When I signed up for a six week session of Gentle Yoga classes, I didn’t realize that September is National Yoga Month. What perfect timing for my newest activity...gentle yoga.
In prior years, the National MS Society’s local chapter has worked with Fairfax County recreation centers to offer MS-friendly yoga and water classes. Although I live in Fairfax County, the locations and timings of these classes were never convenient for my schedule.
A few weeks ago, I received an NMSS email which listed new adaptive yoga classes offered by the hospital system in Arlington County. The two weekly classes mentioned in the email would fit my schedule perfectly and were to take place less than 3 miles from my house. So I went online to see about registering.
What I discovered was a full range of classes including a Gentle Yoga class which looked more attractive. It was 90 minutes, instead of 60 minutes. I assumed that this class would also not be quite so “adaptive.” I didn’t hesitate too long before snatching up one of the remaining four spots. I’m glad I did because the class sold out and we had our first session yesterday morning.
I really liked my previous yoga instructor, but for some reason I was not interested in going back to his class. The last few times I did go, I felt limited and unable to keep up although I definitely gave myself the freedom to not push myself. I just felt not as capable as I wanted to feel.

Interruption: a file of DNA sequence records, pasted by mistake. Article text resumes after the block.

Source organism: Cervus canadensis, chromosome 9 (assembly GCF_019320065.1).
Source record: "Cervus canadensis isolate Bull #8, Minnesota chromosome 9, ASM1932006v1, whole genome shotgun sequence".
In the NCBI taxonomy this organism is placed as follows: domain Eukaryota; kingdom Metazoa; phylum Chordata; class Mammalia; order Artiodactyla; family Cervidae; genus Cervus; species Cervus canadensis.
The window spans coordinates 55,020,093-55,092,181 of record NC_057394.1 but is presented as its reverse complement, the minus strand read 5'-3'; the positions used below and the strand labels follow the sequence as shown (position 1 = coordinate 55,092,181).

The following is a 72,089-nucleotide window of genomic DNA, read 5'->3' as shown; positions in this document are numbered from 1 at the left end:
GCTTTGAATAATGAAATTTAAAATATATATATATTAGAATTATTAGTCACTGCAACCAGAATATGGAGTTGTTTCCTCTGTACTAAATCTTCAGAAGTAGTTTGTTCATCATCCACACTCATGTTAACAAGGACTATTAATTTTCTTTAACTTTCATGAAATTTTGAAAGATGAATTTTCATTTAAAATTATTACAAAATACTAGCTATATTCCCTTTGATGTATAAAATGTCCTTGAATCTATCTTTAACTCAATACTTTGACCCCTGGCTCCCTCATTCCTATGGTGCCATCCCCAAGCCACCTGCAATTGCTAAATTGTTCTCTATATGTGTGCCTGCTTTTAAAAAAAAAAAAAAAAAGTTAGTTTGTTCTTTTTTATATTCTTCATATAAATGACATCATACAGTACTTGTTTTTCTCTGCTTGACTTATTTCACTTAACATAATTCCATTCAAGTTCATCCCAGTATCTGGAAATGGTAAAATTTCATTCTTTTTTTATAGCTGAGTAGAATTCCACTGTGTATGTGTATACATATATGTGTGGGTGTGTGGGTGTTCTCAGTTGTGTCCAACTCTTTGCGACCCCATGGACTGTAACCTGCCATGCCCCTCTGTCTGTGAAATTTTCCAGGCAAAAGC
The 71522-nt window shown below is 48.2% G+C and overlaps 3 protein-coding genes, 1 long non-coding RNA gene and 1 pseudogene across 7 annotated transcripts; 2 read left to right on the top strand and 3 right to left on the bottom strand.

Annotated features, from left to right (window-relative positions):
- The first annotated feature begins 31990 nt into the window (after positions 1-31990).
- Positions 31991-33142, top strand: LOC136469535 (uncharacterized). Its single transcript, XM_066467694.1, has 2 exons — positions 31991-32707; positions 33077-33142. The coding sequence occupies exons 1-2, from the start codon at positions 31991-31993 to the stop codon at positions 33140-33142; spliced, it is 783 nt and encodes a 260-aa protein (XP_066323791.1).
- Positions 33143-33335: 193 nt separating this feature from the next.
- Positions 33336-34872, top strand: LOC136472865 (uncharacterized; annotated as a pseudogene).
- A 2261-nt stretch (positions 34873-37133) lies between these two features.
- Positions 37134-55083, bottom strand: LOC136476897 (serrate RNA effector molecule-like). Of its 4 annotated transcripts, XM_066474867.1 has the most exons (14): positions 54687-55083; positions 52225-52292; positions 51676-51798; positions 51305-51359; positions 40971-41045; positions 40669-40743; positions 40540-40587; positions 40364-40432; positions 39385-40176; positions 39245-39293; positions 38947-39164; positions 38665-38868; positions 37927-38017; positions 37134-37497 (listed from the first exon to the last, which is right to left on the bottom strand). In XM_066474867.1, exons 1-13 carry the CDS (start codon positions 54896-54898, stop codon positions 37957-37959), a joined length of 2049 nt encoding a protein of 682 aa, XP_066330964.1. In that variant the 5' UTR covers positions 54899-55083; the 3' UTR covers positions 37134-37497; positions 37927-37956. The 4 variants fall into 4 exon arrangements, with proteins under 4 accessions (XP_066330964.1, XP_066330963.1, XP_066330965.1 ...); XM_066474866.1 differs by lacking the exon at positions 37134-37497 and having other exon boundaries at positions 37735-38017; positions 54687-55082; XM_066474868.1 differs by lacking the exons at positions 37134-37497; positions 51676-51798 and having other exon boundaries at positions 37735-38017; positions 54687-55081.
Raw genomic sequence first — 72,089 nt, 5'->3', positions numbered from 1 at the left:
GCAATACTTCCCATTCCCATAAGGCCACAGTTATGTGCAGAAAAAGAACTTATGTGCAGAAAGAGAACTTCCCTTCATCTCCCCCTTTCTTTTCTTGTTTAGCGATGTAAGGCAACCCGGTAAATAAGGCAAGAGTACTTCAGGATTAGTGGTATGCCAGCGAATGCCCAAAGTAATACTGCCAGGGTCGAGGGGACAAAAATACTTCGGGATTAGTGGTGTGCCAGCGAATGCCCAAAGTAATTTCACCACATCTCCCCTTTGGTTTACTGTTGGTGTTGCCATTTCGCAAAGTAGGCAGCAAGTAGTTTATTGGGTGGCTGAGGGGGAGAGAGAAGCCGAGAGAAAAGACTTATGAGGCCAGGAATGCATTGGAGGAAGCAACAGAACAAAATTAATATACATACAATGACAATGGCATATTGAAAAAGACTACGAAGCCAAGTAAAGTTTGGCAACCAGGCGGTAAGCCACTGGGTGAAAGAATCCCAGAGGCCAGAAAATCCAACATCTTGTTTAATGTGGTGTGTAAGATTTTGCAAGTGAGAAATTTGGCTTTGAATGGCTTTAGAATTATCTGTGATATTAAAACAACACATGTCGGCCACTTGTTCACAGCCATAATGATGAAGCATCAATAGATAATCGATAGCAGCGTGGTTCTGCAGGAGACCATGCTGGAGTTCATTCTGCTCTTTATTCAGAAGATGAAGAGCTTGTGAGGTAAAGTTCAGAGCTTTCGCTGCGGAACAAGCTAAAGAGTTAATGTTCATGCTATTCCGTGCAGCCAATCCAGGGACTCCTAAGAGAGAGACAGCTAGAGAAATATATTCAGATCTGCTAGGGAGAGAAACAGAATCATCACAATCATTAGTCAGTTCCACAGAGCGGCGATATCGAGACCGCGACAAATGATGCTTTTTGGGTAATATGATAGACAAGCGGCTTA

When I arrived for the Gentle Yoga class yesterday, the instructor had us sign the typical release form to partake in the exercise class. I wondered if the instructor was going to ask if each person had any special health concerns. I waited to find out, rather than offer up the information that I have multiple sclerosis and rheumatoid arthritis.
The instructor did not ask us any health questions, but I did notice that as different students entered the welcome area, she knew details of each previous student’s concerns. One woman said that she wasn’t sure if she could do the “downward dog” on that day. Another person mentioned an ankle which had been injured. I was just quiet and observed the persons who arrived for class.
As class began, “Sam” the instructor gave us a idea of the type of things we would be doing. She takes a very traditional yoga approach and made it clear that this class was not one focused on pushing ourselves to our limits. We should never feel pain. If there is pain, then we’re not doing yoga.
Sam started that class with breathing and awareness/relaxation exercises which were surprisingly hard for me to do. I’ve lost a bit of body awareness I guess. Just mentally telling a muscle to relax was difficult. I needed to actually move and tighten muscles before they would let loose a little. Gravity was not enough to “sink” into the floor.